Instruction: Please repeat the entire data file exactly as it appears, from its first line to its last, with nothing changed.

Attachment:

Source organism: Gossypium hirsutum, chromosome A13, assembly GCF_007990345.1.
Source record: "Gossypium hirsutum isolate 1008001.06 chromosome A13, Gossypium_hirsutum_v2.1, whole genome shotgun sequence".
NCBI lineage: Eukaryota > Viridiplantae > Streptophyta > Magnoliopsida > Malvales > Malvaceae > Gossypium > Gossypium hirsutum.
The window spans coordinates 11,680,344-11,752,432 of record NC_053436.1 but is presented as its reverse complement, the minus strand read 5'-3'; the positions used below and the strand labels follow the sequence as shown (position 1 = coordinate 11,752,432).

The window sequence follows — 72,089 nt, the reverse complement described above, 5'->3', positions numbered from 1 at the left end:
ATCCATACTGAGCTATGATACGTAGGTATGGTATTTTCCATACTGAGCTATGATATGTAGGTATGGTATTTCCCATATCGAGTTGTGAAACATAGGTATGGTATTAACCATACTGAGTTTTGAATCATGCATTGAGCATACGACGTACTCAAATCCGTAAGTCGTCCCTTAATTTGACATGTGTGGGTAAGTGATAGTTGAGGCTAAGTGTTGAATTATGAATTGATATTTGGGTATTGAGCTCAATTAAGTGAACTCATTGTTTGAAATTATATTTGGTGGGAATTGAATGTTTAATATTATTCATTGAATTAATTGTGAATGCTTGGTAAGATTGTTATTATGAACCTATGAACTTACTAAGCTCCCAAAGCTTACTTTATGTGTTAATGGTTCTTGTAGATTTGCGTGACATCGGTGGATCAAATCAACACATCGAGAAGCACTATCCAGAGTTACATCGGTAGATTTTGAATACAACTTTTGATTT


Source organism: Gossypium hirsutum, chromosome A13, assembly GCF_007990345.1.
Source record: "Gossypium hirsutum isolate 1008001.06 chromosome A13, Gossypium_hirsutum_v2.1, whole genome shotgun sequence".
NCBI lineage: Eukaryota > Viridiplantae > Streptophyta > Magnoliopsida > Malvales > Malvaceae > Gossypium > Gossypium hirsutum.
The window spans coordinates 11,680,344-11,752,432 of record NC_053436.1 but is presented as its reverse complement, the minus strand read 5'-3'; the positions used below and the strand labels follow the sequence as shown (position 1 = coordinate 11,752,432).

The window sequence follows — 72,089 nt, the reverse complement described above, 5'->3', positions numbered from 1 at the left end:
ATCCATACTGAGCTATGATACGTAGGTATGGTATTTTCCATACTGAGCTATGATATGTAGGTATGGTATTTCCCATATCGAGTTGTGAAACATAGGTATGGTATTAACCATACTGAGTTTTGAATCATGCATTGAGCATACGACGTACTCAAATCCGTAAGTCGTCCCTTAATTTGACATGTGTGGGTAAGTGATAGTTGAGGCTAAGTGTTGAATTATGAATTGATATTTGGGTATTGAGCTCAATTAAGTGAACTCATTGTTTGAAATTATATTTGGTGGGAATTGAATGTTTAATATTATTCATTGAATTAATTGTGAATGCTTGGTAAGATTGTTATTATGAACCTATGAACTTACTAAGCTCCCAAAGCTTACTTTATGTGTTAATGGTTCTTGTAGATTTGCGTGACATCGGTGGATCAAATCAACACATCGAGAAGCACTATCCAGAGTTACATCGGTAGATTTTGAATACAACTTTTGATTT